While Christians celebrate Christmas, Jewish people celebrate Hanukkah.
Also known as the festival of lights, Hanukkah is an 8-day-long holiday honoring the Jews’ triumph over the tyrannous forces that outlawed Judaism during the second century BC.
The Jewish people reclaimed their temple in Jerusalem, which miraculously stayed illuminated by a blazing lantern for eight days. Thus, Jews light a candle for every night the lantern blazed, placing each candle on a structure called the menorah.
Hanukkah also involves plenty of songs, dreidel playing, and most importantly, feasting on a cornucopia of delicious dishes.
Below, I’ll go over all the most iconic traditional Hanukkah food you’ll see at any Hannukah feast table.
Latkes are the most iconic traditional Hannukah food.
No Hanukkah feast is complete without these delicious potato pancakes.
They involve a heavenly combination of potatoes, onions, eggs, and matzo meal formed and fried to golden perfection.
Crunchy on the outside and pillowy on the inside, latkes are usually accompanied by sour cream and apple sauce.
These light and fluffy Hanukkah doughnuts use orange juice to infuse a subtle citrus flavor. This recipe is a labor of love that involves two rising processes. They taste like beignets in my opinion. You even top them with powdered sugar.
This would be a fun project to make with kids.
No Christmas ham for a Jewish holiday! That wouldn’t be kosher.
Luckily, the alternative carnivorous centerpiece is none other than the king of moist roast meats, the almighty brisket.
This recipe comes from fellow Jew and Travel Channel star Andrew Zimmern.
The vinegar, tomato puree, and myriad spices make a complex flavor profile and a juicy, tender texture.
You don’t have to make beef stroganoff to enjoy egg noodles.
Noodle Kugel is an egg-noodle casserole that can be sweet or savory. This recipe is utterly savory and reminds me of a Jewish version of mac n cheese.
You get tangy, creamy, dairy deliciousness with every bite. I especially love the browned and crunchy egg noodles on top.
Sufganiyot is an Israeli tradition for Hannukah desserts.
They are also
a type of donut, but instead of a beignet iteration, Sufganiyot are jelly donuts.
They usually call for a red berry jelly, like strawberry or raspberry.
If you don’t like jelly, you can always substitute it for cream, chocolate, or Nutella.
Every culinary culture has
comforting soup to soothe what ails you. For Jews, it’s Matzo Ball Soup.
Matzo Ball Soup isn’t just a Hannukah food, but a dumpling soup you can enjoy for any occasion.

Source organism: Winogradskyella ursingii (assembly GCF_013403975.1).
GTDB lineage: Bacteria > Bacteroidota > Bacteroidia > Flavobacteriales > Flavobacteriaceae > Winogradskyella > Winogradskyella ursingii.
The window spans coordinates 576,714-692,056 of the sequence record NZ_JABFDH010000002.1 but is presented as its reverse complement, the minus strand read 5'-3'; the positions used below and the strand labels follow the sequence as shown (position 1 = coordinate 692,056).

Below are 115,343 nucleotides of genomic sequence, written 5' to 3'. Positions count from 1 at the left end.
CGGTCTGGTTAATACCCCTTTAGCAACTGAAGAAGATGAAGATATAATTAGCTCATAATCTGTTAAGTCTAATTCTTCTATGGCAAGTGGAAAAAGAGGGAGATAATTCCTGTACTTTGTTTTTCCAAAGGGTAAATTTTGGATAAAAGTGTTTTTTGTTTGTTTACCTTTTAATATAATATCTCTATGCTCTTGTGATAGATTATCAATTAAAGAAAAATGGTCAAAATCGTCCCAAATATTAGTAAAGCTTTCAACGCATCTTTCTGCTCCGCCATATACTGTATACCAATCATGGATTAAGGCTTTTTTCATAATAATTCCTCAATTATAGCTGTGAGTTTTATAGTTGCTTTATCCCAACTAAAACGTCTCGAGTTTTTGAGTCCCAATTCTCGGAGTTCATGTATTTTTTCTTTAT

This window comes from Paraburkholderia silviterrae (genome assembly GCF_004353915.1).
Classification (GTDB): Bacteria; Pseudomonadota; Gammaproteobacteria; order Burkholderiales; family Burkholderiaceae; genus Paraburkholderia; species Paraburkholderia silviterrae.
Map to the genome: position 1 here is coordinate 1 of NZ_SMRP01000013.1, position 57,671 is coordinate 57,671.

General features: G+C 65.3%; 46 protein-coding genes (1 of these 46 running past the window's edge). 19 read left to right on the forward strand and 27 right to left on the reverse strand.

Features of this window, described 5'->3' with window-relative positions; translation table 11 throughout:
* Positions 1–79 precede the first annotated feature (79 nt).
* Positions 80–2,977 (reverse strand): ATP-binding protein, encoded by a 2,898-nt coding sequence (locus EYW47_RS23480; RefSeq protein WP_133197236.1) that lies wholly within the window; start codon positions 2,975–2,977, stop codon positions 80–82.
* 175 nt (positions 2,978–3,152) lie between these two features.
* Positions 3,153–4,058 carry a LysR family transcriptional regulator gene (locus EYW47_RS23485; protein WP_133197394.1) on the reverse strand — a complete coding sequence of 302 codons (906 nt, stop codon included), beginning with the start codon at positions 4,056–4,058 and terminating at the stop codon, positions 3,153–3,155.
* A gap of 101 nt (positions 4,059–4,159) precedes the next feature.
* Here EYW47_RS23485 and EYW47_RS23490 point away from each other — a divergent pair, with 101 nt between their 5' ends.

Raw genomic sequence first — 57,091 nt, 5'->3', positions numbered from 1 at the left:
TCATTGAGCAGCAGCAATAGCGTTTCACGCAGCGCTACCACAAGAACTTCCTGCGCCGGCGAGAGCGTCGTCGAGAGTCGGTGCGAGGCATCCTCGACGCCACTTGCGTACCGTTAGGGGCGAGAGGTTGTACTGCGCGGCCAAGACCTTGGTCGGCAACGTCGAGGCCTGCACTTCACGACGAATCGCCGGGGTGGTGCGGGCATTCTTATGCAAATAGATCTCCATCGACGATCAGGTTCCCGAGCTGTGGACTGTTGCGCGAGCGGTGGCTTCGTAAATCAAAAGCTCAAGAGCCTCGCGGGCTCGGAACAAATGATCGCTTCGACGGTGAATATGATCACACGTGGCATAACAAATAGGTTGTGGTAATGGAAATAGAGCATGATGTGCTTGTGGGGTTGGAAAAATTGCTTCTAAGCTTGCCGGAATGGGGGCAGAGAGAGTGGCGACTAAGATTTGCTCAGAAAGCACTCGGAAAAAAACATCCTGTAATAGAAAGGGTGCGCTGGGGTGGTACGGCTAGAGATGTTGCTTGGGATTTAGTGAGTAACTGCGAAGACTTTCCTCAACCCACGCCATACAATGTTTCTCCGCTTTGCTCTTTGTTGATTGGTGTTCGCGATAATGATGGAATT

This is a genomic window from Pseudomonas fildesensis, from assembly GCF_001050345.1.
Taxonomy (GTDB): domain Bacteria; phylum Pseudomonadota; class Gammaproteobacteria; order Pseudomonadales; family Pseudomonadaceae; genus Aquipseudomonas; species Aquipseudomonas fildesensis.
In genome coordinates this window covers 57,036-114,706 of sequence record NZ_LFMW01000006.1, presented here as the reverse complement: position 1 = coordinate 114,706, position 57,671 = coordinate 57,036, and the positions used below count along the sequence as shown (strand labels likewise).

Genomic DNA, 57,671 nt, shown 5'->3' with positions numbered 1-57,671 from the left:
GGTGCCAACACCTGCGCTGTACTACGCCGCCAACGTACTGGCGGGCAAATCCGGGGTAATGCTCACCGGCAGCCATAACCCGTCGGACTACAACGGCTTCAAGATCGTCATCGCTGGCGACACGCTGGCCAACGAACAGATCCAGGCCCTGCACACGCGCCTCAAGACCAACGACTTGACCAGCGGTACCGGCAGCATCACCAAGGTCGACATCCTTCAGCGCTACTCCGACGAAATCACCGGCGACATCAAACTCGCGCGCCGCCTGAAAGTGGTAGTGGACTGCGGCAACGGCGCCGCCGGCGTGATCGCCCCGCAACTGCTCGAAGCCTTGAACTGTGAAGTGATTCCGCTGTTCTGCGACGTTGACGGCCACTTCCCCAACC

Matzo meal is unleavened wheat breadcrumbs crushed into a fine flour that you mix with water and eggs to create light and fluffy dumplings that absorb the delicious chicken broth they’re boiled in.
Ruggelach are a popular Jewish dessert that I liken to the marriage of a croissant and a Danish.
They’re miniature crescents of pastry dough with layers of fruit jelly or cinnamon sugar and chopped nuts.
The final touch is rolling the crescents in thick-grained sugar for a delectable crunch.
A rugelach with coffee is the perfect ending to your holiday feast and, if you’re lucky, a great next-day breakfast.
Challah Bread is a staple in the Jewish diet.
You say a prayer and slice into a loaf of Challah every Shabbat eve, not to mention as a mainstay on the Hanukkah menu.
Challah bread is essentially a brioche loaf, with a shiny egg-washed crust and a light, slightly sweet deep yellow inside.
The only tricky part about making Challah is braiding the dough. It's one of
my favorite breads!
A popular decorative embellishment to Hanukkah tables and the coveted loot won in dreidel games, Hannukah Gelt are chocolate coins wrapped in gold tin foil.
They look like doubloons.
This recipe skips the fancy molds and creates an edible gold coating with the help of sprinkles.
I make some with milk chocolate and some with dark chocolate to please
every chocoholic preference.
Cassola is a sweet cheese pancake that tastes like a pan-fried cheesecake.
Cassola uses rich and creamy ricotta cheese, eggs, sugar, and flour to create a subtly sweet and utterly decadent dessert.
I like to top Cassola with fruit compote, preferably strawberry to emulate
the classic New York-style cheesecake.
Serve up these traditional Jewish Hanukkah dishes for the holidays!
Pair these dishes with wine or with
festive holiday cocktails.
1. Choose your favorite recipe.
2. Gather the necessary ingredients. 3. Prep and cook your recipe. 4. Enjoy!